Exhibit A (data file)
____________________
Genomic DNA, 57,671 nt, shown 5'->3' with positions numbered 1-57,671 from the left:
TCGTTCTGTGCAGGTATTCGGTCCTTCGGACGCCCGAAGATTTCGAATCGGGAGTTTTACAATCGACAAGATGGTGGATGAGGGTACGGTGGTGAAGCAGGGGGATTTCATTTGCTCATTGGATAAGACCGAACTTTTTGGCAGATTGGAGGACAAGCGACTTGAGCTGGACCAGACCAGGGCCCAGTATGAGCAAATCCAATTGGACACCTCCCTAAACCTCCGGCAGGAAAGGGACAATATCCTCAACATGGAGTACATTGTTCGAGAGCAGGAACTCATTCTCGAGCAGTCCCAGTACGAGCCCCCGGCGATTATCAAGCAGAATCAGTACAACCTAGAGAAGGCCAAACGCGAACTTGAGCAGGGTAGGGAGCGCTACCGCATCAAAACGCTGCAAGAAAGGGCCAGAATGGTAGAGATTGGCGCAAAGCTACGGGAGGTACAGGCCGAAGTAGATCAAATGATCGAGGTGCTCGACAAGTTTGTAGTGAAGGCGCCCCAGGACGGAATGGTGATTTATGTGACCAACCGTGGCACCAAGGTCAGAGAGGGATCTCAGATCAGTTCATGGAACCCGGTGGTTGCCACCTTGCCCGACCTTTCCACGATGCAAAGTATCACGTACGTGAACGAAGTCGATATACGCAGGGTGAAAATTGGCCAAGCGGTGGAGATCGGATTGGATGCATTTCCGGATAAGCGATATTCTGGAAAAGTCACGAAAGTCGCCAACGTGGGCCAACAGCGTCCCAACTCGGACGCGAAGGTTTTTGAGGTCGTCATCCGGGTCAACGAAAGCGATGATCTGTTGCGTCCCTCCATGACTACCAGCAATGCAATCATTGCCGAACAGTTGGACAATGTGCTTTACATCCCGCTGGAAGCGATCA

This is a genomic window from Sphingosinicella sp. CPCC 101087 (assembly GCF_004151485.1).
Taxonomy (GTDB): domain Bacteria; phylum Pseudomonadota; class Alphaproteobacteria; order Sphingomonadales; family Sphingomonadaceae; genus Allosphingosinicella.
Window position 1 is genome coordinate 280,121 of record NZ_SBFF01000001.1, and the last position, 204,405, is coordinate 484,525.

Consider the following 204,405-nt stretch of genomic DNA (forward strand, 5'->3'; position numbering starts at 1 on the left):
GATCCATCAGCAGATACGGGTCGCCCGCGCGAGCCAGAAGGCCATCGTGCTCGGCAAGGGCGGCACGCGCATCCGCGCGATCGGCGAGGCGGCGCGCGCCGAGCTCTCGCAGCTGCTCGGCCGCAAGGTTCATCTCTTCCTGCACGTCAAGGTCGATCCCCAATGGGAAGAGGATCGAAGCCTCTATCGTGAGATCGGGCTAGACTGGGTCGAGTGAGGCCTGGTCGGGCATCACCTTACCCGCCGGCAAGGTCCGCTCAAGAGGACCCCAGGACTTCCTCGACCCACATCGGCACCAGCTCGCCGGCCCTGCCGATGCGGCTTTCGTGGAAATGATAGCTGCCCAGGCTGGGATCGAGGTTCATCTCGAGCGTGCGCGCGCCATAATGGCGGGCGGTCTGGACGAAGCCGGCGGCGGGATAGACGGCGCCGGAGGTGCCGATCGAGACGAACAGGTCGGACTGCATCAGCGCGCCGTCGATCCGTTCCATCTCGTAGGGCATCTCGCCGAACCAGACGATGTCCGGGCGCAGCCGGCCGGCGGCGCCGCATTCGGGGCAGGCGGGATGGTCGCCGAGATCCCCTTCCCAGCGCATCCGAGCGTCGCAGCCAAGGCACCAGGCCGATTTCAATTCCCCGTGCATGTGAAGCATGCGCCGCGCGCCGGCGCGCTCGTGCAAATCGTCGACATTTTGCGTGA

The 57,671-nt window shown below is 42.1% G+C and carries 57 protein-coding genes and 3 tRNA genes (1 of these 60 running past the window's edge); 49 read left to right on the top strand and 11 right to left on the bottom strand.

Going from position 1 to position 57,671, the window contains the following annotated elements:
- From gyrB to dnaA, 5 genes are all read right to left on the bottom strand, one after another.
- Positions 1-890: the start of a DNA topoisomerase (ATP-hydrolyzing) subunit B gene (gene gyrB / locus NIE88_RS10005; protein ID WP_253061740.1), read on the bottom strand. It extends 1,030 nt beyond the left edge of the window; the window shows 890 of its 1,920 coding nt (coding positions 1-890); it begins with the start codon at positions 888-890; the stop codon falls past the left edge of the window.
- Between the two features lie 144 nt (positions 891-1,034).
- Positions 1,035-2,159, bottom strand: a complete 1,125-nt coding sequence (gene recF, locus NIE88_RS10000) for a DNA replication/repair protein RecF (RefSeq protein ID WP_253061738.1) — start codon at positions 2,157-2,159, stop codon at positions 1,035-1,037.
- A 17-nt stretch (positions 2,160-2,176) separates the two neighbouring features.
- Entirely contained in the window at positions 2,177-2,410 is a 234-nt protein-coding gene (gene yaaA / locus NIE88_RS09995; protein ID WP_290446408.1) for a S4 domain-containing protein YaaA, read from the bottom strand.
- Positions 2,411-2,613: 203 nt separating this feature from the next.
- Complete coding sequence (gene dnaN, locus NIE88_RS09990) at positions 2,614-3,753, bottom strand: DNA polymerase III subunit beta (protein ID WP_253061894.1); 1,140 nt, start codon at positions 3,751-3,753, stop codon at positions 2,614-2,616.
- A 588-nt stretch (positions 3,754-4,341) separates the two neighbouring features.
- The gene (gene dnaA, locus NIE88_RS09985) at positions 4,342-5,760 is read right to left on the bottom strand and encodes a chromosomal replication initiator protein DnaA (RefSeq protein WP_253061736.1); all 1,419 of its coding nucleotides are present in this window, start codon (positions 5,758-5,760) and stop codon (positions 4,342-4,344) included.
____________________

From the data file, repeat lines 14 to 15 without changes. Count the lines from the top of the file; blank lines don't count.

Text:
- A 17-nt stretch (positions 2,160-2,176) separates the two neighbouring features.
- Entirely contained in the window at positions 2,177-2,410 is a 234-nt protein-coding gene (gene yaaA / locus NIE88_RS09995; protein ID WP_290446408.1) for a S4 domain-containing protein YaaA, read from the bottom strand.